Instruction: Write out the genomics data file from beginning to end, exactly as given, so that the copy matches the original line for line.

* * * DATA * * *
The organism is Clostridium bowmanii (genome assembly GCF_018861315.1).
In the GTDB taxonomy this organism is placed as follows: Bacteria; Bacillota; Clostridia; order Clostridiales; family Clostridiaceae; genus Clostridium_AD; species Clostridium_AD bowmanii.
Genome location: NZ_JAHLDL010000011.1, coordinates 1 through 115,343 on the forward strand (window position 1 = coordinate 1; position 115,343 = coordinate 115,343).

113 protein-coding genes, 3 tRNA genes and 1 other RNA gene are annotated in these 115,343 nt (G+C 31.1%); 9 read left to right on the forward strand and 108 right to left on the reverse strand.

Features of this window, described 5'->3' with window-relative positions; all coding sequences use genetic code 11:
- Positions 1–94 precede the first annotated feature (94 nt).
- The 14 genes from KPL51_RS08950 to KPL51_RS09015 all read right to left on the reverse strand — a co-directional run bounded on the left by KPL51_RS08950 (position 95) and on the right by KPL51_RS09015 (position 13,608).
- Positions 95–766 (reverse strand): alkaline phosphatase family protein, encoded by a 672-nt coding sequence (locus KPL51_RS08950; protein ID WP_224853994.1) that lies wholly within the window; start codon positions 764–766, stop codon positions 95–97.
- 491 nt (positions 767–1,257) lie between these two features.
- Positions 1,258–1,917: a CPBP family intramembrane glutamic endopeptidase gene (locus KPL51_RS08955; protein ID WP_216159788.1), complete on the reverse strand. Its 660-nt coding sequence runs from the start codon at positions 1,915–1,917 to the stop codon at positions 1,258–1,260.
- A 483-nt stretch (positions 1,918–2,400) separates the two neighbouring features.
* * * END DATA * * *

The organism is Clostridium bowmanii (genome assembly GCF_018861315.1).
In the GTDB taxonomy this organism is placed as follows: Bacteria; Bacillota; Clostridia; order Clostridiales; family Clostridiaceae; genus Clostridium_AD; species Clostridium_AD bowmanii.
Genome location: NZ_JAHLDL010000011.1, coordinates 1 through 115,343 on the forward strand (window position 1 = coordinate 1; position 115,343 = coordinate 115,343).

113 protein-coding genes, 3 tRNA genes and 1 other RNA gene are annotated in these 115,343 nt (G+C 31.1%); 9 read left to right on the forward strand and 108 right to left on the reverse strand.

Features of this window, described 5'->3' with window-relative positions; all coding sequences use genetic code 11:
- Positions 1–94 precede the first annotated feature (94 nt).
- The 14 genes from KPL51_RS08950 to KPL51_RS09015 all read right to left on the reverse strand — a co-directional run bounded on the left by KPL51_RS08950 (position 95) and on the right by KPL51_RS09015 (position 13,608).
- Positions 95–766 (reverse strand): alkaline phosphatase family protein, encoded by a 672-nt coding sequence (locus KPL51_RS08950; protein ID WP_224853994.1) that lies wholly within the window; start codon positions 764–766, stop codon positions 95–97.
- 491 nt (positions 767–1,257) lie between these two features.
- Positions 1,258–1,917: a CPBP family intramembrane glutamic endopeptidase gene (locus KPL51_RS08955; protein ID WP_216159788.1), complete on the reverse strand. Its 660-nt coding sequence runs from the start codon at positions 1,915–1,917 to the stop codon at positions 1,258–1,260.
- A 483-nt stretch (positions 1,918–2,400) separates the two neighbouring features.